When I saw this week’s French Fridays with Dorie selection, I felt a little rush of anticipation. While last week’s selection was described by restaurateur Helene Samuel as having “the taste of the forbidden, the illicit” for me, no matter the unusual ingredients or delicious the outcome, it’s difficult to frame a hamburger as taboo. Eating a protein-centric diet makes carbohydrates, on the other hand, much the “taste of the forbidden.”
We are not super strict with our food choices: D’s been known to pop a bag of popcorn now and then, and me, to nosh on the corn chips and salsa they bring to the table at a Mexican meal. And, at least once a year when fresh corn is at its peak, I like to indulge in steaming or roasting an ear and slathering it in salty butter.
This soup met all my shivery longings: sweet and savory, hints of herbs and tasting of summer. In our part of the South, ears of corn for cooking, such “Silver Queen,” are a pearly, light, light yellow – very nearly white. At first I was concerned about the color of the soup being too pale and looking more like a cream of potato or cauliflower, but with the carrots blended in, it came out a lovely shade of yellow. Removing the herbs after cooking, but before blending was perfect – it had flavors of the summer garden but the sweet corn shone through clearly. D thought that the savory garnishes were needed to balance the sweetness of the corn and were not optional and I agreed. We used bacon bits, green onion slices and crème fraiche. And, we opted for splurging on some fresh sea scallops, as Dorie’s bonne idée suggests. Delicious!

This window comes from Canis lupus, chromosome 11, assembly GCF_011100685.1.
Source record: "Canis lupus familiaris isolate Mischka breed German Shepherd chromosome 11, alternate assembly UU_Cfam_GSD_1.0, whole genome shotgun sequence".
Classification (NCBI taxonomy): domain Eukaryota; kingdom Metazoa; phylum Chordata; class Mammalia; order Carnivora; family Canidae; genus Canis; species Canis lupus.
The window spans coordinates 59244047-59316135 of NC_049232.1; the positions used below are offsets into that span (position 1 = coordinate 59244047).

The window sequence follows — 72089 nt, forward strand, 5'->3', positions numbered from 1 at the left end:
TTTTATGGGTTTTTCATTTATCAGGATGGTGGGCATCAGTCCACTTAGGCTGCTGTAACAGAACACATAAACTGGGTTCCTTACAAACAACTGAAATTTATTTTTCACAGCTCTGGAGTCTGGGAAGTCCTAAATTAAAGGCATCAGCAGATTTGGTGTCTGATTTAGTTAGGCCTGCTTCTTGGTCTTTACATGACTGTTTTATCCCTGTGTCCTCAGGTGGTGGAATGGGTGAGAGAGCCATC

My notes on the dish:
- I altered the liquids in the dish: used 2 cups of half and half for the milk, one cup of homemade chicken stock and one cup of water. This made the soup thicker, which was my goal for a main dish soup. I’d follow the directions and lighten it up if it was served as a first course.
- Vegetarians, omit stock and substitute water as in the orignal recipe. And clearly, omit the smoked meats and shellfish – a sprinkle of smoked cheese or a bit of smoked tomato would be nice as a garnish. See Virginia Willis recipes below.
- If serving to guests, I would lightly sear the scallops so they are still somewhat raw at the center, then cool and slice them. Despite the soup being piping hot,
it did not fully cook the scallop slices. This could have been due to the thickness of the slices; we had very large fresh scallops each of which I cut into four circular slices. I eat sushi, so raw does not faze me, but it might others.
- Other smoked meats would be great as a garnish: smoked turkey breast, salmon, smoked trout, etc.
- Immersion blenders rock! Thanks again to D’s family – you give the best Christmas gifts.
- If you try making your own crème fraiche, don’t forget about it and leave it sitting out on the top of the fridge for several days. Trust me, not pretty. I found one by Vermont Creamery that as Dorie suggests “pull[ed] from the tub like taffy.”
This is the perfect recipe for late summer/early fall and I can tell from reading blogs this week that corn is on others’ minds and tables as well. Corn evokes many fond childhood food memories: roasted corn dripping with butter sold by the Lion’s Club at the Wisconsin State Fair, my grandmother boiling corn on the cob for dinner (my job was to spear the cobs with spiked holders that looked like little ears of corn), and then the next day making corn chowder with the leftovers. This week Yummy Chunklet makes Ina Garten’s Sagaponack Corn Pudding, basilmomma adapts a “creamy” corn chowder without milk, Virginia Willis talks about corn, farm stands and the heartland (and whips up some Labor Day weekend appetizers – smoked goat cheese!) , and the Twittersphere is abuzz about the sweet corn ice cream with wild blueberry or butter bacon topping at the Minnesota State Fair. If you see any other great corn postings, be sure to link to them in your comments below!
Follow the antics of the other Doristas at French Fridays with Dorie . This week’s recipe was previously featured in Bon Appetit, but generally The FFwD group is not publishing recipes. We all have a copy of Around My French Table by Dorie Greenspan and you should too!